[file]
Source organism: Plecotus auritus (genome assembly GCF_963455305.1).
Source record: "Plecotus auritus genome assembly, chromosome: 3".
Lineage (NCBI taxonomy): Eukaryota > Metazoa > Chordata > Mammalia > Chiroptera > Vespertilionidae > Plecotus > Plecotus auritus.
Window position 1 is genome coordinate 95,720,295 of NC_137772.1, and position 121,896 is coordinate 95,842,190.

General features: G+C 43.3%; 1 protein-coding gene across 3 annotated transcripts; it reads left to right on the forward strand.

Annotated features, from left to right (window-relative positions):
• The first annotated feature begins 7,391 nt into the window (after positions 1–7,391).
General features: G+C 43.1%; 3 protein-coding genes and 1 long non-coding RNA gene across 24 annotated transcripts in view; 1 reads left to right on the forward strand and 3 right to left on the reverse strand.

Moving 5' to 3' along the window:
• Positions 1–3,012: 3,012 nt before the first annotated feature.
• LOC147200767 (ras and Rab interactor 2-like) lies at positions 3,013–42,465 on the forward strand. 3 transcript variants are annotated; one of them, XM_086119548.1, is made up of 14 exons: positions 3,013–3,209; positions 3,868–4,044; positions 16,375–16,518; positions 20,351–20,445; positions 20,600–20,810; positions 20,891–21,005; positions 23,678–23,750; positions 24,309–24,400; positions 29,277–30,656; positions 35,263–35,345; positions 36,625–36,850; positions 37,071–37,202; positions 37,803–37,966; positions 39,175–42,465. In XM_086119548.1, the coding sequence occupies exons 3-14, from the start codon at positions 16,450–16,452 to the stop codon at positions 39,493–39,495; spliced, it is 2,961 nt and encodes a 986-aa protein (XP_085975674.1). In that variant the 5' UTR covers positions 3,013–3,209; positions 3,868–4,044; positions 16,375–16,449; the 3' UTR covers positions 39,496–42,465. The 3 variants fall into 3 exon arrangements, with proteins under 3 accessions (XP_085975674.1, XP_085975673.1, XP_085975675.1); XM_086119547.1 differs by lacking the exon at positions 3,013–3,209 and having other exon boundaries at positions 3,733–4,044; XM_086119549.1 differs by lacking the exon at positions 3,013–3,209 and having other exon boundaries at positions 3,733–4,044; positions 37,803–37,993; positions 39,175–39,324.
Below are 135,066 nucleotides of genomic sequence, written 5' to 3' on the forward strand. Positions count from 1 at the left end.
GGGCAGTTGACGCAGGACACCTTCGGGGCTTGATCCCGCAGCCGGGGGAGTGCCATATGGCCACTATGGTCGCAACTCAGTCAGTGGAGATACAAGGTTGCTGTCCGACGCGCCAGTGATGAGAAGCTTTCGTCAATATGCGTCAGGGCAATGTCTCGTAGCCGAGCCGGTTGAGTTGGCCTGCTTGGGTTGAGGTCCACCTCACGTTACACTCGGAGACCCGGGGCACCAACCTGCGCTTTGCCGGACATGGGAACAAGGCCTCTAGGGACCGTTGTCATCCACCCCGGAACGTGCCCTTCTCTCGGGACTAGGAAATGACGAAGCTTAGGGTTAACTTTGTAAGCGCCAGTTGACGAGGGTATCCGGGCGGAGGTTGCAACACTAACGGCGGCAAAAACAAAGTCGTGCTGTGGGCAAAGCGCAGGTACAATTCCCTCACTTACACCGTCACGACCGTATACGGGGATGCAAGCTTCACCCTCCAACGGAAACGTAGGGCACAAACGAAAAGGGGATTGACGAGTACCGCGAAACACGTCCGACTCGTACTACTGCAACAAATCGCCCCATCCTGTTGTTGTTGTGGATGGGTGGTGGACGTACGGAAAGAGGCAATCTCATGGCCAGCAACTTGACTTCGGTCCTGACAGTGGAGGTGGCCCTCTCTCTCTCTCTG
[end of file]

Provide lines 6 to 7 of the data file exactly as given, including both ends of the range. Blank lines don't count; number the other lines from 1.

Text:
Annotated features, from left to right (window-relative positions):
• The first annotated feature begins 7,391 nt into the window (after positions 1–7,391).